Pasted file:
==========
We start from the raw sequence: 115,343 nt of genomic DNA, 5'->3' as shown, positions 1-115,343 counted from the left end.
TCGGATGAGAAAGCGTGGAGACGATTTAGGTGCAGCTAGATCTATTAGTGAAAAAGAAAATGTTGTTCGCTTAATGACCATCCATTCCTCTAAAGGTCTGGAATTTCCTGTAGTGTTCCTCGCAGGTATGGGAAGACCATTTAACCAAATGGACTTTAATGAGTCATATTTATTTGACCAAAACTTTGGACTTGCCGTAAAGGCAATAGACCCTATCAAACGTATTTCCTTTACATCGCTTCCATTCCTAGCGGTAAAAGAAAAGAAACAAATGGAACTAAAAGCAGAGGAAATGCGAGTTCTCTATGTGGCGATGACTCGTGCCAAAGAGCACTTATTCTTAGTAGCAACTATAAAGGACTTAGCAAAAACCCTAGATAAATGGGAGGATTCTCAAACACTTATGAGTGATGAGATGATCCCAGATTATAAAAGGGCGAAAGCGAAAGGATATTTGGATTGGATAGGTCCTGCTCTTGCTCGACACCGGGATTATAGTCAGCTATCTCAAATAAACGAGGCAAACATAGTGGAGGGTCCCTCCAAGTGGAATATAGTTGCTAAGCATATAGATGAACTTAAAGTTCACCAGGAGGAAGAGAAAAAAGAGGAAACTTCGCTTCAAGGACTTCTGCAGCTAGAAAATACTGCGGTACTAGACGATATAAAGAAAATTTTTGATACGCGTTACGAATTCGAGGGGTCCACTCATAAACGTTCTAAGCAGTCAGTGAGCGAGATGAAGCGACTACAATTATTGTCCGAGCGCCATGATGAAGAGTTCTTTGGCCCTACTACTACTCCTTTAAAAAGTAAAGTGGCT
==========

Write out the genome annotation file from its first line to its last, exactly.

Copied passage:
We start from the raw sequence: 115,343 nt of genomic DNA, 5'->3' as shown, positions 1-115,343 counted from the left end.
TCGGATGAGAAAGCGTGGAGACGATTTAGGTGCAGCTAGATCTATTAGTGAAAAAGAAAATGTTGTTCGCTTAATGACCATCCATTCCTCTAAAGGTCTGGAATTTCCTGTAGTGTTCCTCGCAGGTATGGGAAGACCATTTAACCAAATGGACTTTAATGAGTCATATTTATTTGACCAAAACTTTGGACTTGCCGTAAAGGCAATAGACCCTATCAAACGTATTTCCTTTACATCGCTTCCATTCCTAGCGGTAAAAGAAAAGAAACAAATGGAACTAAAAGCAGAGGAAATGCGAGTTCTCTATGTGGCGATGACTCGTGCCAAAGAGCACTTATTCTTAGTAGCAACTATAAAGGACTTAGCAAAAACCCTAGATAAATGGGAGGATTCTCAAACACTTATGAGTGATGAGATGATCCCAGATTATAAAAGGGCGAAAGCGAAAGGATATTTGGATTGGATAGGTCCTGCTCTTGCTCGACACCGGGATTATAGTCAGCTATCTCAAATAAACGAGGCAAACATAGTGGAGGGTCCCTCCAAGTGGAATATAGTTGCTAAGCATATAGATGAACTTAAAGTTCACCAGGAGGAAGAGAAAAAAGAGGAAACTTCGCTTCAAGGACTTCTGCAGCTAGAAAATACTGCGGTACTAGACGATATAAAGAAAATTTTTGATACGCGTTACGAATTCGAGGGGTCCACTCATAAACGTTCTAAGCAGTCAGTGAGCGAGATGAAGCGACTACAATTATTGTCCGAGCGCCATGATGAAGAGTTCTTTGGCCCTACTACTACTCCTTTAAAAAGTAAAGTGGCT